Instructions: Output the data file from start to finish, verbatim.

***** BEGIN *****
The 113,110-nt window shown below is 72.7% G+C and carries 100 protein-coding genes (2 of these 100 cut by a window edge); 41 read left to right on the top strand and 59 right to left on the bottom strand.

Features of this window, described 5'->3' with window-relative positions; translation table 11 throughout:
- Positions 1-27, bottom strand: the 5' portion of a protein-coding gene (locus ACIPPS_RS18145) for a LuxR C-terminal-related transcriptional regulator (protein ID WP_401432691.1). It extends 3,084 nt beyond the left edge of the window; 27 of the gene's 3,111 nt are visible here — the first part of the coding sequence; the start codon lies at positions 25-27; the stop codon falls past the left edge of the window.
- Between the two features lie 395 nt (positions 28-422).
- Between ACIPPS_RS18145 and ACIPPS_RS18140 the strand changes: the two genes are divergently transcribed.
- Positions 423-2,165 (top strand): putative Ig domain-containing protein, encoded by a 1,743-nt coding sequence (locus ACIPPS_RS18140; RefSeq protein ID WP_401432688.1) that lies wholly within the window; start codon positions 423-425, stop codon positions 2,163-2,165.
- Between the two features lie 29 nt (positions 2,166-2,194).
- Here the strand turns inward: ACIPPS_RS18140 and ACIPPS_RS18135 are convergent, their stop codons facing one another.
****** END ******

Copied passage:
The 113,110-nt window shown below is 72.7% G+C and carries 100 protein-coding genes (2 of these 100 cut by a window edge); 41 read left to right on the top strand and 59 right to left on the bottom strand.

Features of this window, described 5'->3' with window-relative positions; translation table 11 throughout:
- Positions 1-27, bottom strand: the 5' portion of a protein-coding gene (locus ACIPPS_RS18145) for a LuxR C-terminal-related transcriptional regulator (protein ID WP_401432691.1). It extends 3,084 nt beyond the left edge of the window; 27 of the gene's 3,111 nt are visible here — the first part of the coding sequence; the start codon lies at positions 25-27; the stop codon falls past the left edge of the window.
- Between the two features lie 395 nt (positions 28-422).
- Between ACIPPS_RS18145 and ACIPPS_RS18140 the strand changes: the two genes are divergently transcribed.
- Positions 423-2,165 (top strand): putative Ig domain-containing protein, encoded by a 1,743-nt coding sequence (locus ACIPPS_RS18140; RefSeq protein ID WP_401432688.1) that lies wholly within the window; start codon positions 423-425, stop codon positions 2,163-2,165.
- Between the two features lie 29 nt (positions 2,166-2,194).
- Here the strand turns inward: ACIPPS_RS18140 and ACIPPS_RS18135 are convergent, their stop codons facing one another.